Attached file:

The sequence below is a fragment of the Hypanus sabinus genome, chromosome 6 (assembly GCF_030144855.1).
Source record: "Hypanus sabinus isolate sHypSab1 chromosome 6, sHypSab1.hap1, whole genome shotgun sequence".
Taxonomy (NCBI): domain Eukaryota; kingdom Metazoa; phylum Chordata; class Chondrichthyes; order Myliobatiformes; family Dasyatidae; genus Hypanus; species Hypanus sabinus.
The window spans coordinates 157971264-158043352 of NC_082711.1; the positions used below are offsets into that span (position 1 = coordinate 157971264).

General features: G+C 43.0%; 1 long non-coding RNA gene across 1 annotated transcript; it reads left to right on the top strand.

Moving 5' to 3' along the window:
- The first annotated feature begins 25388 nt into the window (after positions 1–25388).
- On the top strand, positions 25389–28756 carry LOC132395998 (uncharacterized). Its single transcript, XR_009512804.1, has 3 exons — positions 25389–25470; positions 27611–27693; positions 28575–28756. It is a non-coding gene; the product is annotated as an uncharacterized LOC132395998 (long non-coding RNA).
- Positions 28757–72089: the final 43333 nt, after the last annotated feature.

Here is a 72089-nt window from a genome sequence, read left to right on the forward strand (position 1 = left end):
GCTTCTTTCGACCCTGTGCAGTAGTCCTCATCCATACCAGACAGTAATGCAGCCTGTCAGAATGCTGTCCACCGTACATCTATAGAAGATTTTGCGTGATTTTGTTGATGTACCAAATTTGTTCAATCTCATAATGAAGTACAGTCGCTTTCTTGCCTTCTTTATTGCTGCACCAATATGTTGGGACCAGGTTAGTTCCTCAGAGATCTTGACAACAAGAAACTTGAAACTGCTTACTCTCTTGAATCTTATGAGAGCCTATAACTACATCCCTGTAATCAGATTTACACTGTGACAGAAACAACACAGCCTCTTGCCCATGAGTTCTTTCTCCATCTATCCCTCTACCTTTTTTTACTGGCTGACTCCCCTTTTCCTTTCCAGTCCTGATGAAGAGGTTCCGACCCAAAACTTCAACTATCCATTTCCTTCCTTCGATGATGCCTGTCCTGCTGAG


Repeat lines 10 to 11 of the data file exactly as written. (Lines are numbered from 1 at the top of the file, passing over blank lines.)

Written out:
Here is a 72089-nt window from a genome sequence, read left to right on the forward strand (position 1 = left end):
GCTTCTTTCGACCCTGTGCAGTAGTCCTCATCCATACCAGACAGTAATGCAGCCTGTCAGAATGCTGTCCACCGTACATCTATAGAAGATTTTGCGTGATTTTGTTGATGTACCAAATTTGTTCAATCTCATAATGAAGTACAGTCGCTTTCTTGCCTTCTTTATTGCTGCACCAATATGTTGGGACCAGGTTAGTTCCTCAGAGATCTTGACAACAAGAAACTTGAAACTGCTTACTCTCTTGAATCTTATGAGAGCCTATAACTACATCCCTGTAATCAGATTTACACTGTGACAGAAACAACACAGCCTCTTGCCCATGAGTTCTTTCTCCATCTATCCCTCTACCTTTTTTTACTGGCTGACTCCCCTTTTCCTTTCCAGTCCTGATGAAGAGGTTCCGACCCAAAACTTCAACTATCCATTTCCTTCCTTCGATGATGCCTGTCCTGCTGAG